America Hasn't Had a Budget For Over Three Years, So Don’t Expect One Anytime Soon

At midnight on Monday, September 30, the government began a partial shutdown when both houses failed to pass a budget by midnight to be signed by President Obama. As a result, some damage was done to America’s economic recovery, important services like passport processing were disrupted, and roughly 700,000 federal employees were sent home without pay. Depending on the technical definition of a budget, the last time Congress passed one was either the 2009 spending bill under Obama that combined nine normal separate bills, or the bipartisan spending bill of 1997 under President Clinton. Given the continued and indeed seemingly more rigid divide in Congress, it is unlikely that America will have an official fiscal-year budget anytime soon.

On September 20, the House passed a temporary budget bill of $986 billion by 230 votes over 189, which included a provision to defund and thus delay the implementation of Obamacare by a year. Seven days later, the Senate passed its own temporary budget bill at 54-44, which would fund the government until November 15 and which did not include any postponement of or changes to Obamacare. To make matters more complicated, congressional Republicans have been rocked by internal conflict as House Speaker John Boehner (R-Ohio) initially tried to get more conservative members, especially Tea Party Republicans, to pass the Senate budget. Despite this, Senators Ted Cruz (R-Texas), Marco Rubio (R-Fla.), and Rand Paul (R-Ky.) held a press conference vowing to fight on, claiming that “the only thing we want to shut down is Obamacare.”

Each side ended up drawing battle lines that it did not back down from and communication ceased between House Democrats, Republicans, and their aides and staff. Despite the divide between the GOP establishment and Tea Party Republicans and the looming danger of the U.S. defaulting on its debt by October 17 if it cannot end the shutdown and vote on the debt ceiling, little to no progress has been made despite talks finally being held. The lines are so firmly drawn that Vice President Joe Biden has been reportedly cut out of any future negotiations by Senate Majority Leader Harry Reid (D-Nev.), because the Democratic caucus believes he is too willing to give in.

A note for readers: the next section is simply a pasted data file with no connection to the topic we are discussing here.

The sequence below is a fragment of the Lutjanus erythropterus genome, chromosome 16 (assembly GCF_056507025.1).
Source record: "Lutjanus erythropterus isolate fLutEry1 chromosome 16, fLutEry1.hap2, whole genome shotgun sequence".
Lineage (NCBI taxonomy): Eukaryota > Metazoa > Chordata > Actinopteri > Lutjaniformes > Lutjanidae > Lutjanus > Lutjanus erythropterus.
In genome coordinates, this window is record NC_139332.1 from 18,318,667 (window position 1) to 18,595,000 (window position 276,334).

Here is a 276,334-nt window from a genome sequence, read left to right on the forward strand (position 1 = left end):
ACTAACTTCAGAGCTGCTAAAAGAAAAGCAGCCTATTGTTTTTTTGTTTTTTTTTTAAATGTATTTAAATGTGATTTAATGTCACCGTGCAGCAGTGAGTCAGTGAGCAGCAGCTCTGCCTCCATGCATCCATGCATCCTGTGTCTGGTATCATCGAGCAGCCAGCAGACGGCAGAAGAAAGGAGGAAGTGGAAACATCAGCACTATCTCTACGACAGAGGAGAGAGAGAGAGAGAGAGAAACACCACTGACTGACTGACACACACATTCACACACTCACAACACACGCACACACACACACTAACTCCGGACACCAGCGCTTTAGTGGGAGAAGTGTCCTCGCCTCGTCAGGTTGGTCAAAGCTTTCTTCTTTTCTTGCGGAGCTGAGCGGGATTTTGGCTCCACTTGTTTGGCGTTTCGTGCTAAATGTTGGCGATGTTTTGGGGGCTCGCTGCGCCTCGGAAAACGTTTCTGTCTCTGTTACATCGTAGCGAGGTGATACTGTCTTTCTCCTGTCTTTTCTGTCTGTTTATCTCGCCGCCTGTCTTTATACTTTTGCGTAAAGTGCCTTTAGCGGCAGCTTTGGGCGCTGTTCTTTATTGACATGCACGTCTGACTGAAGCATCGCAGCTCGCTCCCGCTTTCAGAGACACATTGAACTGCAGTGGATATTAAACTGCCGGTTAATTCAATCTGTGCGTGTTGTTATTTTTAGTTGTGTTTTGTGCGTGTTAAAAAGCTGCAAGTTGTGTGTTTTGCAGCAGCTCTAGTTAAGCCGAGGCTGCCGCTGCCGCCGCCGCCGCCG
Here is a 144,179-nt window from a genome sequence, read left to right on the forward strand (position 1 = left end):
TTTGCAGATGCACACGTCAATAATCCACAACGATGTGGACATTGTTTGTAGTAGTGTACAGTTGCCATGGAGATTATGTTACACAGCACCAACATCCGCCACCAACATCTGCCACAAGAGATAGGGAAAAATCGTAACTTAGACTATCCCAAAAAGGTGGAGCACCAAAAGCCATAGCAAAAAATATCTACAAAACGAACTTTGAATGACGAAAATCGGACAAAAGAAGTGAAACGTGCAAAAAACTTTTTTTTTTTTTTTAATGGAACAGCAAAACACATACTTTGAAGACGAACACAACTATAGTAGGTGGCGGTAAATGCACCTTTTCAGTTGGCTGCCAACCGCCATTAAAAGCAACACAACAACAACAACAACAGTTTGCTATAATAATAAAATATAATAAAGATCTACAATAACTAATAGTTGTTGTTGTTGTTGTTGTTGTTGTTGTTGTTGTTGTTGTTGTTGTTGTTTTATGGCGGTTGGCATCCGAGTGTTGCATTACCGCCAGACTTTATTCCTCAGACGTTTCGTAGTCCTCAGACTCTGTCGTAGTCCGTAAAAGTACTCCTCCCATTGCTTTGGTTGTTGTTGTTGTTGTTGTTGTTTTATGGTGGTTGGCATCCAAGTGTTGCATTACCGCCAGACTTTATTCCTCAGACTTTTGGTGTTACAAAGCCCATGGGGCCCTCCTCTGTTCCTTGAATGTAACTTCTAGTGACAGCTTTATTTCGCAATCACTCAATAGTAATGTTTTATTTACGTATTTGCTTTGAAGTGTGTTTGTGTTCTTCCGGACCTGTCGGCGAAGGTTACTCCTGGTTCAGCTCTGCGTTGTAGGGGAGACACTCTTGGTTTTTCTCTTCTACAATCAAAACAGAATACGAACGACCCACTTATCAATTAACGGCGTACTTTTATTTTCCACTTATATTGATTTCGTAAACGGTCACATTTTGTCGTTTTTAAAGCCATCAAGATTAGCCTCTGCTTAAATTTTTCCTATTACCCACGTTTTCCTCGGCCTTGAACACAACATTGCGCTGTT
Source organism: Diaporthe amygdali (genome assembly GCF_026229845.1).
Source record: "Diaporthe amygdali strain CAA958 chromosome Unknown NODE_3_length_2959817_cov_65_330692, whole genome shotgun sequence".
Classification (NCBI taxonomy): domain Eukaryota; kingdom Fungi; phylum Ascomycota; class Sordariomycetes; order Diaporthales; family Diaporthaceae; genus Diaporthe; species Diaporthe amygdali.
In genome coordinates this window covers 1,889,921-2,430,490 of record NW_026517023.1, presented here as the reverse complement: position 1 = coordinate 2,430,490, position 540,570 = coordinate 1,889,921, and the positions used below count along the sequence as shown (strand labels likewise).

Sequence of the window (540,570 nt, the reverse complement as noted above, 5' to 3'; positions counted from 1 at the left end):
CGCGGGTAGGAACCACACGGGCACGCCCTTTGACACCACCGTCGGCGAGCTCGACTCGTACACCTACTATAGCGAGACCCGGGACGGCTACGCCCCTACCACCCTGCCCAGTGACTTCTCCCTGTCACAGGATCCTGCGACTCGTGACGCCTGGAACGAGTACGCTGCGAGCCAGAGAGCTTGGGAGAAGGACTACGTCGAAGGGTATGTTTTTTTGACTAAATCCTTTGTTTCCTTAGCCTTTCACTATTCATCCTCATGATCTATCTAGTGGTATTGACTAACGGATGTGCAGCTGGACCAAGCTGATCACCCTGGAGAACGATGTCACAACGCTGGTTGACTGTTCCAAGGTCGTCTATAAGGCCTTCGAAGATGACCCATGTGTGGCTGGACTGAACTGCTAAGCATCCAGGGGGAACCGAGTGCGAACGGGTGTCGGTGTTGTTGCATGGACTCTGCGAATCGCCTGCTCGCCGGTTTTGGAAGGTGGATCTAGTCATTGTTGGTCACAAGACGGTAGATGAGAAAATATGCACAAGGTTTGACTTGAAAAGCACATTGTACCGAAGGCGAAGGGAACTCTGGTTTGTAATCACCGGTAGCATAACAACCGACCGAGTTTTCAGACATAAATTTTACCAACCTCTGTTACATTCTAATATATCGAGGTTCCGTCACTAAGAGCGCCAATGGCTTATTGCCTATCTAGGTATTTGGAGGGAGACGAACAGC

Republican Senator Tom Coburn (R-Okla.), who was in office during the last government shutdown in 1995-1996, has publicly denounced Republican attempts to force Democrats to defund Obamacare, and even Mitt Romney joined in and said House Republicans should defund Obamacare through elections and the ballot box instead. But it turns out that House Republicans are actually accurately representing the views of their own constituents. Recent polling by Pew Research shows that voters of both parties are largely unwilling to compromise, with 44% saying the Republicans should give ground and 42% saying the Democrats should.  

Now all that remains to be seen is which side will will break first, or if a miracle will happen. As BBC had so eloquently put it, “[Obama] has said he will not compromise. Republicans in the House have also said they will not budge. Both sides, it seems, have taken the words of Shakespeare to heart. Once more, unto the breach, the U.S. government goes.” The concern with the debt ceiling is that unless it is raised or a debt deal is struck, the U.S. will default, and that the last time that nearly happened in 2011 Standard and Poors downgraded America's credit rating.

Maybe it’s time that all of Congress locked themselves away and took oaths of secrecy, like during the Constitutional Convention, in order to come up with a much needed compromise to reduce the debt and not make demands over Obamacare that will almost certainly scuttle the prospects for negotiation. This way no one will fear being blamed and being voted out for daring to work together or for having accepted realistic measures like cuts to welfare and defense programs. A grand debt-reduction and budget plan would also be the best face-saving measure for both parties. And after all, with opinion polls of Congress as low as they are, it surely can’t hurt for them to try for once. America can’t operate without a real budget indefinitely.

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John Grover

Senior at Bowdoin College. Love all things political, especially international relations. Am a moderate conservative who draws upon a classical liberal understanding of the social contract. Hope to join in building a better world through the State Department.

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